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Mariana Islands

Mariana Islands (sometimes called The Marianas; up to the early 20th century sometimes called the Ladrone Islands) are a group of islands made up by the summits of 15 volcanic mountains in the Pacific Ocean.

They are the southern part of a submerged mountain range that extends 1,565 miles from Guam to near Japan. The Marianas are the northern most islands of a larger island group called Micronesia. The Marianas have a total land area of 396 square miles. Guam is a United States territory, and the rest of the Mariana Islands are a United States of America commonwealth called Northern Mariana Islands.

The first European to discover the island group was Ferdinand Magellan in 1521. In 1667 Spain formally claimed them, and named them after Spanish Queen Mariana of Austria.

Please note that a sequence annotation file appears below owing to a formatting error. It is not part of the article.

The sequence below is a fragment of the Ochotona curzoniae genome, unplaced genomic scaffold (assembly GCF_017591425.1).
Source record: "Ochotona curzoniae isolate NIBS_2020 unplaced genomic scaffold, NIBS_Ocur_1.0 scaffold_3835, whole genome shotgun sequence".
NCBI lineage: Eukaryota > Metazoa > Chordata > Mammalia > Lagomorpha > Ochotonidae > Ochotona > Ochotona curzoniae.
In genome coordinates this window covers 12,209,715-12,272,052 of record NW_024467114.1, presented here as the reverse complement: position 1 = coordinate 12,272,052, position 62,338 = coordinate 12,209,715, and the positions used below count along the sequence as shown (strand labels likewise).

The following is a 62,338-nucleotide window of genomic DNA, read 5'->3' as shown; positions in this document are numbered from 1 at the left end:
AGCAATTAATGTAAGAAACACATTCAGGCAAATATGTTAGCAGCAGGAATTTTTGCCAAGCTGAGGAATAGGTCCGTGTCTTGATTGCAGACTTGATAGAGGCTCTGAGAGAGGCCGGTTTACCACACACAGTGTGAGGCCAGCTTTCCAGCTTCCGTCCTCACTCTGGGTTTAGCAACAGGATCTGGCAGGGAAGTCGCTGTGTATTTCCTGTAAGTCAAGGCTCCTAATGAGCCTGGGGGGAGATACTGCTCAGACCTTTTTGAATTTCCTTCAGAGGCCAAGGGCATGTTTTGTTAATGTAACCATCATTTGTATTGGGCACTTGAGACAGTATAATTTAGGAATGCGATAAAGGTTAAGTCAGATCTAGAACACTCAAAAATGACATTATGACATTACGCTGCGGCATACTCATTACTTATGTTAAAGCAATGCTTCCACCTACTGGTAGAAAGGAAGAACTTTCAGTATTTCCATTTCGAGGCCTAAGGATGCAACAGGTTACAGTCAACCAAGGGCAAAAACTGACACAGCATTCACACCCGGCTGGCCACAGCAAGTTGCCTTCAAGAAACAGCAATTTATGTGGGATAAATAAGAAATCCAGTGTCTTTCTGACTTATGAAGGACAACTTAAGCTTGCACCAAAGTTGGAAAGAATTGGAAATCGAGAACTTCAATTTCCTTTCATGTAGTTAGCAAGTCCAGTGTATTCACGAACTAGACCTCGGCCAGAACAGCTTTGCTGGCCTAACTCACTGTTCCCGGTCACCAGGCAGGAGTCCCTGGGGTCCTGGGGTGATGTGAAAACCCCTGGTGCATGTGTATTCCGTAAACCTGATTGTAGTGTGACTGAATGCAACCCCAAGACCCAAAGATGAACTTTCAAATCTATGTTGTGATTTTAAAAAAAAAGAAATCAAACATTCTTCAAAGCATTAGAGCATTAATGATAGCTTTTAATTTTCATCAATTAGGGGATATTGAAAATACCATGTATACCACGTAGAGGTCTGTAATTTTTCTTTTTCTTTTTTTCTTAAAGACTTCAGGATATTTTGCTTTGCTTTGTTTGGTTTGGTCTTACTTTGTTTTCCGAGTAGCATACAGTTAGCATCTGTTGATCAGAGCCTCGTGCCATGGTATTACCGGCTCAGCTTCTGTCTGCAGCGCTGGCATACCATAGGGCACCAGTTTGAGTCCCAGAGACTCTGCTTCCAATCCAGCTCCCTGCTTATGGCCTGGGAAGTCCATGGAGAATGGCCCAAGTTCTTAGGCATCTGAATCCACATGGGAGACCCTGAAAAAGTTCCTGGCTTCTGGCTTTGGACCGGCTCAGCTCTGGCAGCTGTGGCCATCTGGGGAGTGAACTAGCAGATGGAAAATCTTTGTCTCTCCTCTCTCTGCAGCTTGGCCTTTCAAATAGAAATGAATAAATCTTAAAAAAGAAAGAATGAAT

Following the Spanish-American War, Spain ceeded the southern part of the group to the United States, and sold the northern remainder to Germany. After World War I the former German islands were entrusted by the League of Nations to the control of Japan.

The island chain saw fighting between the US and Japanese forces in 1944 during World War II.